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Budget crisis forces UK’s Birmingham towards service cuts, tax hikes

Birmingham City Council revealed last year it had a £300 million hole in its budget
Birmingham City Council revealed last year it had a £300 million hole in its budget - Copyright AFP Ludovic MARIN
Birmingham City Council revealed last year it had a £300 million hole in its budget - Copyright AFP Ludovic MARIN

Councillors in the UK’s second-largest city Birmingham were poised Tuesday to approve tax hikes and deep cuts to public services that could include axed arts funding and reduced rubbish collection, as the city fights to avoid bankruptcy.

Birmingham is the latest UK council to struggle with its finances, amid spiralling costs for services such as adult social care alongside decades-high inflation over the last two years and reductions in revenues.  

Many councils also blame years of under-funding by the Conservative government in Westminster, which in turn has blamed mismanagement in authorities run by the Labour opposition.

The country’s 190 largest local authorities — typically responsible for services ranging from garbage collections to street lighting — have collective budget deficits of £5.2 billion ($6.6 billion), according to BBC research last year.

Birmingham City Council revealed in November that it could not balance its books.

It blamed “long-standing issues” including the roll-out of a new computer system for an £87 million hole in its £3.2 billion annual budget.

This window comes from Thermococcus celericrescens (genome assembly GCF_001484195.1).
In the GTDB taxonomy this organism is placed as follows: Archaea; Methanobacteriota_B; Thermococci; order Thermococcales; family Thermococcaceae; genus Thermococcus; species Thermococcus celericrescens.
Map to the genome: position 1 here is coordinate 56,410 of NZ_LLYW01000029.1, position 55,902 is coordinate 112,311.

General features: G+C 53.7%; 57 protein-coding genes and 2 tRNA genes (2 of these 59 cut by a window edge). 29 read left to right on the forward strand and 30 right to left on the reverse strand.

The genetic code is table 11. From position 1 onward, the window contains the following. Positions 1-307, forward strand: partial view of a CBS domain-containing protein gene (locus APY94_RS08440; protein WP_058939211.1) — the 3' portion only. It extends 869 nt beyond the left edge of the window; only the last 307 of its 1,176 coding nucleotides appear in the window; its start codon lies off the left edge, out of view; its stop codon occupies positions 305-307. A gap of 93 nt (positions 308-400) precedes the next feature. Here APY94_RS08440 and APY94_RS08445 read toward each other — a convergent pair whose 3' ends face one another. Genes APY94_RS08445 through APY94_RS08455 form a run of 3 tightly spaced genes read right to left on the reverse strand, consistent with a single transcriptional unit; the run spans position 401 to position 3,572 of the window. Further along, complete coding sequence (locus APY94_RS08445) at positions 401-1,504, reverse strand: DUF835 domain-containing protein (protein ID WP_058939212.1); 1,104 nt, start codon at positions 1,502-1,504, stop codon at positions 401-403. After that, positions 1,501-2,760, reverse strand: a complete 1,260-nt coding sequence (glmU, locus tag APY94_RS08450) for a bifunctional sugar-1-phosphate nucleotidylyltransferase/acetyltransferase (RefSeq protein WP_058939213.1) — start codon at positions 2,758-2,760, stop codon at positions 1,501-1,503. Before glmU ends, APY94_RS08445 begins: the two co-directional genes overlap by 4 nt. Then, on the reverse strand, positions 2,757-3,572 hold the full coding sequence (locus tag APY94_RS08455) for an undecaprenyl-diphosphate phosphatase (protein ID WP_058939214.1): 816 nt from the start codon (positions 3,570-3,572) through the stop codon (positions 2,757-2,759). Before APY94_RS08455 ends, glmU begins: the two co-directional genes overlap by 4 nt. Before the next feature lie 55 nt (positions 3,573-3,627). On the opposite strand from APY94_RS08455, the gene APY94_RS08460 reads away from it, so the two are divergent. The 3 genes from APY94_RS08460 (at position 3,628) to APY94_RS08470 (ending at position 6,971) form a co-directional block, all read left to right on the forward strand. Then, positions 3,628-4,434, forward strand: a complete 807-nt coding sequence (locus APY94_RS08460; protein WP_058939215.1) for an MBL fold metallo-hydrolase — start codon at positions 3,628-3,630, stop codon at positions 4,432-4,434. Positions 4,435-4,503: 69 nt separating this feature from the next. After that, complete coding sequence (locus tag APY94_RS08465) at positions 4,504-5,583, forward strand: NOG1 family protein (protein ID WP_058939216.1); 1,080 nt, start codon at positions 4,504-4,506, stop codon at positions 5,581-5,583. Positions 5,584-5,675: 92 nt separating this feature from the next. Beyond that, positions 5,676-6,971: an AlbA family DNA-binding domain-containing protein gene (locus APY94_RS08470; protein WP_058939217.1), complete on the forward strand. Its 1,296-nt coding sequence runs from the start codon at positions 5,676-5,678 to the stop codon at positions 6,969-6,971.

That triggered a block on all but essential services spending while it looked at how to make cuts of around £300 million to survive.

Proposed cost-savings include making garbage collection fortnightly from 2025 instead of weekly, selling 11 community centres and scrapping all arts funding.

The government has also granted the council permission to increase the main local services tax by 10 percent this year and again next year.

Both sets of measures are set to be approved by councillors at a meeting Tuesday.

It comes the day after local counterparts in Nottingham, in England’s East Midlands, approved cuts to council jobs and services to try to plug a £53 million budget gap.

Croydon Council in south London declared itself effectively insolvent in 2022 because of a £130 million black hole in its budget.

Thurrock Council in Essex, east of London, and Woking Borough Council, southwest of the capital, followed suit in the following months.

The Local Government Information Unit (LGIU), a not-for-profit group, revealed in an annual report last week that one in 10 councils say they are likely to declare themselves at risk of bankruptcy in the next year.

That figure rose to around half over the next five years, according to responses from 128 councils across England.

“This report, for the first time, demonstrates how widespread councils’ desperate funding situation is,” LGIU chief executive Jonathan Carr-West wrote in the report.

“That there is a structural funding issue is now impossible to deny,” he added, urging reform of how local authorities are funded.

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With 2,400 staff representing 100 different nationalities, AFP covers the world as a leading global news agency. AFP provides fast, comprehensive and verified coverage of the issues affecting our daily lives.

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